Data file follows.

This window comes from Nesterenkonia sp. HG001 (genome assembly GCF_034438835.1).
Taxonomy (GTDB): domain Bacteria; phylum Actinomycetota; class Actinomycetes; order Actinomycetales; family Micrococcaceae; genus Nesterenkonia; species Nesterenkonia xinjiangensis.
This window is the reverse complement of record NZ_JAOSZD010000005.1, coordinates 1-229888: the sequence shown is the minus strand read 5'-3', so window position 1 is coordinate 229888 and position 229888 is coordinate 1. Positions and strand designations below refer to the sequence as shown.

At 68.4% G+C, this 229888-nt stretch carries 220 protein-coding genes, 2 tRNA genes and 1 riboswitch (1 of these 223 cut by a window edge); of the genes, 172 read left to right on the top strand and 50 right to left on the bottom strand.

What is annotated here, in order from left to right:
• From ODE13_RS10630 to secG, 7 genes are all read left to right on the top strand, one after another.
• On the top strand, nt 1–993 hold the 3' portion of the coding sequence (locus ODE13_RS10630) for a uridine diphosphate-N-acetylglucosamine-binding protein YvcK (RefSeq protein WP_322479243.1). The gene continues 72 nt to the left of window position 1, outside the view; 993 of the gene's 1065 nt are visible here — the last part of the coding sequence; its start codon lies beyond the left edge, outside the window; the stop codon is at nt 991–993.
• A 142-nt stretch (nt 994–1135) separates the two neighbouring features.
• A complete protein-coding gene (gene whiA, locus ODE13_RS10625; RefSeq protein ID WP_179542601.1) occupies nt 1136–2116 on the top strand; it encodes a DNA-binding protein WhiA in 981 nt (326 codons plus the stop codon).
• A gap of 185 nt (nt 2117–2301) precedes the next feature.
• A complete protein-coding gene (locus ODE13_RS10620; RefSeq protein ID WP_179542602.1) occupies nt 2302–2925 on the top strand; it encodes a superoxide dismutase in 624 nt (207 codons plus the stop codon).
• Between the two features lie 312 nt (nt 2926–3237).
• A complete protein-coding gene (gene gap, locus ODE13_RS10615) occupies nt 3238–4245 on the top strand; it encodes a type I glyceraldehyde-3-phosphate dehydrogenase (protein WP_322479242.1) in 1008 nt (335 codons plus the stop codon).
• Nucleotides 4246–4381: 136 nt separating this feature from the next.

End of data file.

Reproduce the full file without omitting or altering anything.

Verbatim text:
This window comes from Nesterenkonia sp. HG001 (genome assembly GCF_034438835.1).
Taxonomy (GTDB): domain Bacteria; phylum Actinomycetota; class Actinomycetes; order Actinomycetales; family Micrococcaceae; genus Nesterenkonia; species Nesterenkonia xinjiangensis.
This window is the reverse complement of record NZ_JAOSZD010000005.1, coordinates 1-229888: the sequence shown is the minus strand read 5'-3', so window position 1 is coordinate 229888 and position 229888 is coordinate 1. Positions and strand designations below refer to the sequence as shown.

At 68.4% G+C, this 229888-nt stretch carries 220 protein-coding genes, 2 tRNA genes and 1 riboswitch (1 of these 223 cut by a window edge); of the genes, 172 read left to right on the top strand and 50 right to left on the bottom strand.

What is annotated here, in order from left to right:
• From ODE13_RS10630 to secG, 7 genes are all read left to right on the top strand, one after another.
• On the top strand, nt 1–993 hold the 3' portion of the coding sequence (locus ODE13_RS10630) for a uridine diphosphate-N-acetylglucosamine-binding protein YvcK (RefSeq protein WP_322479243.1). The gene continues 72 nt to the left of window position 1, outside the view; 993 of the gene's 1065 nt are visible here — the last part of the coding sequence; its start codon lies beyond the left edge, outside the window; the stop codon is at nt 991–993.
• A 142-nt stretch (nt 994–1135) separates the two neighbouring features.
• A complete protein-coding gene (gene whiA, locus ODE13_RS10625; RefSeq protein ID WP_179542601.1) occupies nt 1136–2116 on the top strand; it encodes a DNA-binding protein WhiA in 981 nt (326 codons plus the stop codon).
• A gap of 185 nt (nt 2117–2301) precedes the next feature.
• A complete protein-coding gene (locus ODE13_RS10620; RefSeq protein ID WP_179542602.1) occupies nt 2302–2925 on the top strand; it encodes a superoxide dismutase in 624 nt (207 codons plus the stop codon).
• Between the two features lie 312 nt (nt 2926–3237).
• A complete protein-coding gene (gene gap, locus ODE13_RS10615) occupies nt 3238–4245 on the top strand; it encodes a type I glyceraldehyde-3-phosphate dehydrogenase (protein WP_322479242.1) in 1008 nt (335 codons plus the stop codon).
• Nucleotides 4246–4381: 136 nt separating this feature from the next.